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Alma E. Foerster
circa 1920
Born (1885-07-25)July 25, 1885
Died August 1, 1967(1967-08-01) (aged 82)
Chicago, Illinois
Nationality American
Occupation nurse
Years active 1910-1940s
Known for An inaugural recipient of the Florence Nightingale Medal, who had service in Archangel, Russia during the Russian Revolution.

Alma E. Foerster (1885–1967) was an American nurse who worked in both civilian and military care. She began her career as a public health nurse in Chicago and during the First World War helped establish hospitals in Kiev, for which she received the Cross of Saint Anna. She worked in Romania, receiving the Order of the Cross of Queen Marie for her service, before being sent on a humanitarian mission to Archangel, Russia. As one of only two American Red Cross nurses in Archangel, she provided assistance at the military surgical hospital, while the other nurse assisted with civilian nursing. She was one of the inaugural recipients of the Florence Nightingale Medal in 1920. After her return to the United States, she worked in the United States Public Health Service as a nurse, instructor and director of nursing in Chicago, Mobile, Ann Arbor and Racine, before returning to Chicago where she ended her career.

Early life

Alma E. Foerster was born on 25 July 1885 in Ontarioville, Cook County, Illinois to Friederike (née Boerner) and Rev. Paul Foerster, who were German immigrants. Foerster obtained a diploma from Presbyterian School of Nursing in Chicago in 1910.


Foerster's career began as a public health nurse working with the Infant Welfare and Jewish Aid Societies of Chicago. In 1911, she enrolled as a relief nurse with the American Red Cross and began working at Michael Reese Hospital. She joined the disaster relief nurses of the Red Cross to help with the 1913 Ohio flood. In September 1914, Foerster went with a contingent of Red Cross nurses from Chicago to establish a hospital in Kiev. In June, 1915, Foerster, along with Charlotte Burgess, Alice Gilbourne and Rachel Torrance were transferred from the Kiev units to the Serbian Units. They returned in August to the United States and Foerster was recognized by the Russian government with the Cross of Saint Anna for her service. Forester began working at the Presbyterian Hospital in Chicago, where she remained until 1916. Simultaneously, she was working at the Rush Medical Dispensary, where she served as head nurse. In 1917, the Red Cross sent her to Romania and after serving for a year, she was awarded with a brevet order third class for her service from the Romanian government. The following year, she was awarded the Order of the Cross of Queen Marie by the Romanian government.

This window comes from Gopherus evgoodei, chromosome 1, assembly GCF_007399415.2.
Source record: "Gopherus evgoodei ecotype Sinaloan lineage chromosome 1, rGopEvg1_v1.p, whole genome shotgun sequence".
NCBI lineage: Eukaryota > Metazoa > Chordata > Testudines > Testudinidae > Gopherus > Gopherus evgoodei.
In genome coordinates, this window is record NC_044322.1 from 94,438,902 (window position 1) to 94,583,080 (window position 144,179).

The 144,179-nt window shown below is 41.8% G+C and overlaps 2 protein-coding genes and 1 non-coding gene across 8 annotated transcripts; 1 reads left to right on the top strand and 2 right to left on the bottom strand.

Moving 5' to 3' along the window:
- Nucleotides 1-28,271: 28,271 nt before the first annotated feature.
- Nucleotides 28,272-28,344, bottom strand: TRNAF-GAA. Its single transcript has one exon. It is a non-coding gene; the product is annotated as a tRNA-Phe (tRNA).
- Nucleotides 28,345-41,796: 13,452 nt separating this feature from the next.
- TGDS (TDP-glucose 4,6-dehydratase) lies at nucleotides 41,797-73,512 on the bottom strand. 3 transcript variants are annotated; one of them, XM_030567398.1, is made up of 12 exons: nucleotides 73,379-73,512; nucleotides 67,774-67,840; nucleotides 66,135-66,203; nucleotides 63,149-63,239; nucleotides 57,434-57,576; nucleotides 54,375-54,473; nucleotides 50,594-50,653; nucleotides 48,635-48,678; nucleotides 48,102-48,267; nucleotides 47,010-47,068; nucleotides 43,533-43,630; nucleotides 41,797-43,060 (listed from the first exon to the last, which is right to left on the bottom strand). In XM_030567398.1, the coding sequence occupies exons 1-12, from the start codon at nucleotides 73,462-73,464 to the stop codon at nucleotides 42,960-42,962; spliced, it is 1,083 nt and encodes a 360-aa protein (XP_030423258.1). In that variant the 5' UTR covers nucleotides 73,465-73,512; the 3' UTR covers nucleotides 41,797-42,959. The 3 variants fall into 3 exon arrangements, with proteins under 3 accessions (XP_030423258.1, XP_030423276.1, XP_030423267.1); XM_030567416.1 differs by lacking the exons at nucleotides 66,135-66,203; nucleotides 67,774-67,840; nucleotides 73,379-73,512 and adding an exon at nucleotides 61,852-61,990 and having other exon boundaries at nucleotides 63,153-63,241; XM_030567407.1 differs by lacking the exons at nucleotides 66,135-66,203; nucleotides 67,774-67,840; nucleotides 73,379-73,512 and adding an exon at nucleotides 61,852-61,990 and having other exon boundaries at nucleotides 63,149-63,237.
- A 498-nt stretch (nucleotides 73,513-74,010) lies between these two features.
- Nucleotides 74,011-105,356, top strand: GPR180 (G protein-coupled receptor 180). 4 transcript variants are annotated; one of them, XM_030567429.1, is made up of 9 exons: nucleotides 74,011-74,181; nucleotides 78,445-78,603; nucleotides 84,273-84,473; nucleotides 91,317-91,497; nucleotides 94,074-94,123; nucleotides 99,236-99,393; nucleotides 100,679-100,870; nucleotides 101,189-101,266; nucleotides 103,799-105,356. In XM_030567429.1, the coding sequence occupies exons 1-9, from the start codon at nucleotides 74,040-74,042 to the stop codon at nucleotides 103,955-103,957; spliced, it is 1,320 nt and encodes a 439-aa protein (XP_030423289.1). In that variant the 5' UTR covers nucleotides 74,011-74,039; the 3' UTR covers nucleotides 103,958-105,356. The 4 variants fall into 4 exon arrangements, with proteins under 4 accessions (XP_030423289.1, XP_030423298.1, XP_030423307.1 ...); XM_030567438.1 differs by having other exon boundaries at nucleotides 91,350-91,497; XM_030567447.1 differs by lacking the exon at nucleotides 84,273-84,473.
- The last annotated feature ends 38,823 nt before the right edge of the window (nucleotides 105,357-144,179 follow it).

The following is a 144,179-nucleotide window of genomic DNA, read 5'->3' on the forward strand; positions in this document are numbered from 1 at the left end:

From Romania, Foerster was sent to Archangel, Russia where she served until 1919. The Russian assignment, included a party of eleven members, two of whom were nurses, Forester and a New Jersey nurse, Beatrice M. Gosling. Their task was to deliver 4,200 tons of food and medical supplies to civilians in Archangel, but when they arrived, they realized the conditions were much worse than had been anticipated. Intense fighting between the Bolshevik forces, White Army and Allied troops from the British and U.S. Armies during the Russian Civil War had left a dire situation. Civilians, cut off by ice and conflict had to depend on the humanitarian aid provided by the small Red Cross and YWCA units. The nurses who were serving at the hospital were facing starvation and were willing to care for the troops in exchange for food. Gosling ended up helping with civilian relief while Forester assisted in the operating room of a small "Annex" hospital set up in a chapel by the Red Cross to care for wounded and sick soldiers. When the ice finally broke in the spring of 1919, Gosling and Foerster were returned to the U.S. and the American Red Cross Hospital was closed. Upon her return, Foerster became one of the inaugural winners of the Florence Nightingale Medal, first awarded in 1920, for exemplary nursing service.

Foerster was appointed as supervisor at Michael Reese Hospital and worked there until she accepted a position to work at the U.S. Public Health Service in Mobile, Alabama in 1922. Foerster was placed at Marine Hospital Number 13. In 1927, she became an instructor and the Supervisor of the Outpatient Department of the University of Michigan Hospital. She was tasked with teaching public health practices to student nurses. In 1934, Foerster moved to Racine, Wisconsin to serve as the Director of Nursing Activities of the Red Cross chapter of Racine and was in charge of the Public Health Nursing Service for the area. While working in Racine, she oversaw the four "well baby stations", located throughout the city, which allowed women to bring children up to five years old for a medical consultation and evaluation. She also oversaw conferences which covered parenting and prenatal care, which the Red Cross sponsored in conjunction with the local Junior League.

By 1940, she had moved back to the Chicago area, where she remained until her death on 1 August 1967.

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